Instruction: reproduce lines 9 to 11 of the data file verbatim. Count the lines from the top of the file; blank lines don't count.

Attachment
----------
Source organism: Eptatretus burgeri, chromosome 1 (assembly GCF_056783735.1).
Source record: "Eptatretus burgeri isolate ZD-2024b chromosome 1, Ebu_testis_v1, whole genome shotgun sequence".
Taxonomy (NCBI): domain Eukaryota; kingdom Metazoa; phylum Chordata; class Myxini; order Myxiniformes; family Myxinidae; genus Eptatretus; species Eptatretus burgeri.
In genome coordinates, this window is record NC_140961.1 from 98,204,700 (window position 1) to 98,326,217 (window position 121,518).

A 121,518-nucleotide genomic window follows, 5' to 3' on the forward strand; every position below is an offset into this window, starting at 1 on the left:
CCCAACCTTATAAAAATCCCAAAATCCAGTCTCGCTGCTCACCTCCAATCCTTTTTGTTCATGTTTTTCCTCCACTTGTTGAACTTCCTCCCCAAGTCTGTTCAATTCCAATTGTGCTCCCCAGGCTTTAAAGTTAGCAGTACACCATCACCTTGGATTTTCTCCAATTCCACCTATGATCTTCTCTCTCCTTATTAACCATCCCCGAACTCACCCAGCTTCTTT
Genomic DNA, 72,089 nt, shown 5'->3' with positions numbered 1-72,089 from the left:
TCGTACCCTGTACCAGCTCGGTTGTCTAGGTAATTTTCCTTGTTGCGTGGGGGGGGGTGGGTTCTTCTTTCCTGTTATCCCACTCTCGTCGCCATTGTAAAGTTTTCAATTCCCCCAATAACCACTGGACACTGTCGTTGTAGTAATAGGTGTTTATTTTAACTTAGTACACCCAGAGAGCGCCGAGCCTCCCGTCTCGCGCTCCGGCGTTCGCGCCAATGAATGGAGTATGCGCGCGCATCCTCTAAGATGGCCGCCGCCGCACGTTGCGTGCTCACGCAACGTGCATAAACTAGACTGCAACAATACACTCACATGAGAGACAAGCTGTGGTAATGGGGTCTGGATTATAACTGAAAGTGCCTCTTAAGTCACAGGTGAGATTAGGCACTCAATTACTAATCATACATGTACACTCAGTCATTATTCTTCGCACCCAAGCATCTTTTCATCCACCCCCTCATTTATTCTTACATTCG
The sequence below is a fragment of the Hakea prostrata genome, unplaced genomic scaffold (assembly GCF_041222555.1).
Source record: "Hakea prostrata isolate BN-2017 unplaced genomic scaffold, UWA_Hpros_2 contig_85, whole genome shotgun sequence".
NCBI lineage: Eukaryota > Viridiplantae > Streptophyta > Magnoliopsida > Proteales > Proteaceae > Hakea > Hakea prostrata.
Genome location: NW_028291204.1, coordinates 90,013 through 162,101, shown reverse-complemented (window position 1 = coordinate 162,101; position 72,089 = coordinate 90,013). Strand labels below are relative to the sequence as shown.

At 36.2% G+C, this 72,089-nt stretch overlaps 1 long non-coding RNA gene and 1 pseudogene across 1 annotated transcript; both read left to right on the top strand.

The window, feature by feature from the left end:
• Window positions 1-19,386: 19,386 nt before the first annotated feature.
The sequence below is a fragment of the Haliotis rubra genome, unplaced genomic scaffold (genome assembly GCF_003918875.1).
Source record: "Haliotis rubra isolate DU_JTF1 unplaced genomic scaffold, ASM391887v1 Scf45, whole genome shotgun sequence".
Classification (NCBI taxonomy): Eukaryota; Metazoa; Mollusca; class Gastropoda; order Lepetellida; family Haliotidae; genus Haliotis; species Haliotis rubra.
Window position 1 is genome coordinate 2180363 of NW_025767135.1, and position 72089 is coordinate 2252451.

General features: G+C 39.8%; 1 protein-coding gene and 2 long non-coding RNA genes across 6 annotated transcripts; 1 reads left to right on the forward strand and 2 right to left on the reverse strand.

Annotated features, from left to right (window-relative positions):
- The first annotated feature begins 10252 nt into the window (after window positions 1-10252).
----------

The sequence below is a fragment of the Hakea prostrata genome, unplaced genomic scaffold (assembly GCF_041222555.1).
Source record: "Hakea prostrata isolate BN-2017 unplaced genomic scaffold, UWA_Hpros_2 contig_85, whole genome shotgun sequence".
NCBI lineage: Eukaryota > Viridiplantae > Streptophyta > Magnoliopsida > Proteales > Proteaceae > Hakea > Hakea prostrata.